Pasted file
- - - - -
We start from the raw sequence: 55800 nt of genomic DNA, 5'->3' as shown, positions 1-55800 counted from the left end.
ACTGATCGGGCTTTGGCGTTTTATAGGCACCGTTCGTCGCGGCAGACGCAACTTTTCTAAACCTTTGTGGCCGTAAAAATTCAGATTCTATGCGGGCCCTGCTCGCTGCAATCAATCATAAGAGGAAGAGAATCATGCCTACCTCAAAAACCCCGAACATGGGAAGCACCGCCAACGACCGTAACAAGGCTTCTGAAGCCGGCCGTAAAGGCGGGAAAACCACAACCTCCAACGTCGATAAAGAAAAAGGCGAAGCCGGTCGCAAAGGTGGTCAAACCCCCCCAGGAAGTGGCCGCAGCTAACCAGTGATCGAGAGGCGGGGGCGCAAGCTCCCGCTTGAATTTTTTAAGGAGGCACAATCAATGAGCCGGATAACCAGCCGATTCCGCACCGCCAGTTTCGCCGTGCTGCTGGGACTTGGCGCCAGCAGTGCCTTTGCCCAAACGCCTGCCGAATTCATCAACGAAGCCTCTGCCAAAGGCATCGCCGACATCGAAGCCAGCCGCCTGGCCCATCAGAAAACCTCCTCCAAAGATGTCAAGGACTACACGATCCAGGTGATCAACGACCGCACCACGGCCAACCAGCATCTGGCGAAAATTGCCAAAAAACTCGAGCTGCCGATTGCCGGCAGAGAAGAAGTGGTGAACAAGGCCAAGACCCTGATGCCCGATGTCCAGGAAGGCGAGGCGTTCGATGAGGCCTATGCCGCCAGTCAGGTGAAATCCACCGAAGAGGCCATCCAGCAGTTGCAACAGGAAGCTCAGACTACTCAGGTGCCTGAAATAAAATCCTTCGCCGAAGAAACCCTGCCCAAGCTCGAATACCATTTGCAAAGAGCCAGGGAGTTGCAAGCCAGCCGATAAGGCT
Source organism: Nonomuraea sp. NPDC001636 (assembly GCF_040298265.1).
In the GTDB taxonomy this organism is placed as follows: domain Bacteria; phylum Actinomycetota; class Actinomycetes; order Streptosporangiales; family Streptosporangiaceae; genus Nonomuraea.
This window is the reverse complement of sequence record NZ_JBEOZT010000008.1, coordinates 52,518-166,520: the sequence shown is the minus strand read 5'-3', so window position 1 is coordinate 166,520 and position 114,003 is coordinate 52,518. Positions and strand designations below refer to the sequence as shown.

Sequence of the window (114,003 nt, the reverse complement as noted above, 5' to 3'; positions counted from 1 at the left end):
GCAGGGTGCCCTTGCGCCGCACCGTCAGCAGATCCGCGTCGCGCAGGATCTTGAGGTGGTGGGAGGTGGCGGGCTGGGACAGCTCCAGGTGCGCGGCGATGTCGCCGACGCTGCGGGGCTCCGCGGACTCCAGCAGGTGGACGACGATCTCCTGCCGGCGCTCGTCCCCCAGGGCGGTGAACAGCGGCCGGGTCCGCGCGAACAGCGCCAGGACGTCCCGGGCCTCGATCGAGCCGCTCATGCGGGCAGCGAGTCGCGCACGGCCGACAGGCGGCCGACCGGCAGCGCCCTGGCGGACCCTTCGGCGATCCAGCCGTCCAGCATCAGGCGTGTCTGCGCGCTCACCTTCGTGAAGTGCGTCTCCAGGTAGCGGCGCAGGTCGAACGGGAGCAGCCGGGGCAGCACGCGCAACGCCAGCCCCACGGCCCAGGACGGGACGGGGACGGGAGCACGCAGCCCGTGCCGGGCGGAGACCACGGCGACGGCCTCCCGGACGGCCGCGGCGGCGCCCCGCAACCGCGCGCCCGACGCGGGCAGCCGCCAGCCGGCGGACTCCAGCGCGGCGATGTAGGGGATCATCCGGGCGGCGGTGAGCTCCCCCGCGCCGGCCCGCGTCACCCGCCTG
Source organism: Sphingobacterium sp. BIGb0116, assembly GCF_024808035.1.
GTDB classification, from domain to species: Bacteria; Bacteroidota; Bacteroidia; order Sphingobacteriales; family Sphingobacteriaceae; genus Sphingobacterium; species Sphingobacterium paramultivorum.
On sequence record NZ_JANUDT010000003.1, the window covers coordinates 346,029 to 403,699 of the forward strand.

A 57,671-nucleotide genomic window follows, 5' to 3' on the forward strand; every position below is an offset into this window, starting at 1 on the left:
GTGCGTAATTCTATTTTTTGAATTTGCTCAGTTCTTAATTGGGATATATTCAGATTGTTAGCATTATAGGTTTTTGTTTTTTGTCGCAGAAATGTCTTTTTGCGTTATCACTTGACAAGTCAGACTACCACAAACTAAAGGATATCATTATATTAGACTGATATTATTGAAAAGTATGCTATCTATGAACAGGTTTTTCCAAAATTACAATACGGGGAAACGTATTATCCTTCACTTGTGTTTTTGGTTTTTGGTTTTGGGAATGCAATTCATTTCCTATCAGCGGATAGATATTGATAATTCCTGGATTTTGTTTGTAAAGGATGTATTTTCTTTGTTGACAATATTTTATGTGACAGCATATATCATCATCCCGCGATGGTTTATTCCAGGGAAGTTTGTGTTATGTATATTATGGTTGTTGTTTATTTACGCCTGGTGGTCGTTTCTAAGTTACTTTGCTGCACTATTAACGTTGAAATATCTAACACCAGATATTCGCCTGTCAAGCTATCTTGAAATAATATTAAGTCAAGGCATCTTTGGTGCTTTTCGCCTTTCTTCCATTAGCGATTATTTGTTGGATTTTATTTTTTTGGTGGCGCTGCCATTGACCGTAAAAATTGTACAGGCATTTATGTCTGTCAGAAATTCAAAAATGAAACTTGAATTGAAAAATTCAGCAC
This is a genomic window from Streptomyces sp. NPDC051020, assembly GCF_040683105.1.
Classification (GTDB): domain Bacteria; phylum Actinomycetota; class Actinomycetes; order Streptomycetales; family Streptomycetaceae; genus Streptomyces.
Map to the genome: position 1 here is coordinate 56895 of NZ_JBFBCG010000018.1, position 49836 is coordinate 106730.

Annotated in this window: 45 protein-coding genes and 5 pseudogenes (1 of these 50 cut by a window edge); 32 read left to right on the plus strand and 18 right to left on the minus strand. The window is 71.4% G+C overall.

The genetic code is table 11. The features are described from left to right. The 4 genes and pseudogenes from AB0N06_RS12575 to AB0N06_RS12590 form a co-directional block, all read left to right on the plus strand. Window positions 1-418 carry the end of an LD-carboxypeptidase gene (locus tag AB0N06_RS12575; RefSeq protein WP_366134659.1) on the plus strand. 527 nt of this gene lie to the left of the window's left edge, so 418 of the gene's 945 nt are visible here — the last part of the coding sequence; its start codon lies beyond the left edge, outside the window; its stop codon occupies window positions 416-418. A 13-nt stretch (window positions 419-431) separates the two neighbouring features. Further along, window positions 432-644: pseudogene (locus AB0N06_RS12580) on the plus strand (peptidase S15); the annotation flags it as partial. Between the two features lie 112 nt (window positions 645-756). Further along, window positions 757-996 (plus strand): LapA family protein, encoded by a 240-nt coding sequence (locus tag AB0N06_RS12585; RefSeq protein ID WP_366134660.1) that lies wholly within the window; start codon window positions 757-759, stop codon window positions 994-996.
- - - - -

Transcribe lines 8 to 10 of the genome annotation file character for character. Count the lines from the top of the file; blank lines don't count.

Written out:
Source organism: Sphingobacterium sp. BIGb0116, assembly GCF_024808035.1.
GTDB classification, from domain to species: Bacteria; Bacteroidota; Bacteroidia; order Sphingobacteriales; family Sphingobacteriaceae; genus Sphingobacterium; species Sphingobacterium paramultivorum.
On sequence record NZ_JANUDT010000003.1, the window covers coordinates 346,029 to 403,699 of the forward strand.